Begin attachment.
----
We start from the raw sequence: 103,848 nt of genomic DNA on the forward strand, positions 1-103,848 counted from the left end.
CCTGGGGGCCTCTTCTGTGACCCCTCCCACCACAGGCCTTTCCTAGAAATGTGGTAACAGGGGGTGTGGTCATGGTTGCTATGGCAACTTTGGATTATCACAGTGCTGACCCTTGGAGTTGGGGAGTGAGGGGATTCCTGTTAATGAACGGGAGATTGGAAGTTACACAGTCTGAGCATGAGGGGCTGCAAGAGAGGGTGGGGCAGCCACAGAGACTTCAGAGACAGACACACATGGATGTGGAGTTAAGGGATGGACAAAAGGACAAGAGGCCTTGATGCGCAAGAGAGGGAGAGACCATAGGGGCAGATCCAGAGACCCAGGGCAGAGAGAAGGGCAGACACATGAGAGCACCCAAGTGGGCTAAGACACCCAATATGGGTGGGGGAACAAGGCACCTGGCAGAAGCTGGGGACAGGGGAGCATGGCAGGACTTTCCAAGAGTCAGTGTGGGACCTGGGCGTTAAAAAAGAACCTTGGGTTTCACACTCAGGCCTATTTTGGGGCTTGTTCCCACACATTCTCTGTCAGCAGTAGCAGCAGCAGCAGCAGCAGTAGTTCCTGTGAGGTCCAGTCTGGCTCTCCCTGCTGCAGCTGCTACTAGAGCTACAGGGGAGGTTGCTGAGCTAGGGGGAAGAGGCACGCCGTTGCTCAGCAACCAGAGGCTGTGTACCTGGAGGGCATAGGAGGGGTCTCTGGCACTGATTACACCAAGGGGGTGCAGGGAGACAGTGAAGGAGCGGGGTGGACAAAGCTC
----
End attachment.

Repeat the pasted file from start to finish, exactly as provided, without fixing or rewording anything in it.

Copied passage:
We start from the raw sequence: 103,848 nt of genomic DNA on the forward strand, positions 1-103,848 counted from the left end.
CCTGGGGGCCTCTTCTGTGACCCCTCCCACCACAGGCCTTTCCTAGAAATGTGGTAACAGGGGGTGTGGTCATGGTTGCTATGGCAACTTTGGATTATCACAGTGCTGACCCTTGGAGTTGGGGAGTGAGGGGATTCCTGTTAATGAACGGGAGATTGGAAGTTACACAGTCTGAGCATGAGGGGCTGCAAGAGAGGGTGGGGCAGCCACAGAGACTTCAGAGACAGACACACATGGATGTGGAGTTAAGGGATGGACAAAAGGACAAGAGGCCTTGATGCGCAAGAGAGGGAGAGACCATAGGGGCAGATCCAGAGACCCAGGGCAGAGAGAAGGGCAGACACATGAGAGCACCCAAGTGGGCTAAGACACCCAATATGGGTGGGGGAACAAGGCACCTGGCAGAAGCTGGGGACAGGGGAGCATGGCAGGACTTTCCAAGAGTCAGTGTGGGACCTGGGCGTTAAAAAAGAACCTTGGGTTTCACACTCAGGCCTATTTTGGGGCTTGTTCCCACACATTCTCTGTCAGCAGTAGCAGCAGCAGCAGCAGCAGTAGTTCCTGTGAGGTCCAGTCTGGCTCTCCCTGCTGCAGCTGCTACTAGAGCTACAGGGGAGGTTGCTGAGCTAGGGGGAAGAGGCACGCCGTTGCTCAGCAACCAGAGGCTGTGTACCTGGAGGGCATAGGAGGGGTCTCTGGCACTGATTACACCAAGGGGGTGCAGGGAGACAGTGAAGGAGCGGGGTGGACAAAGCTC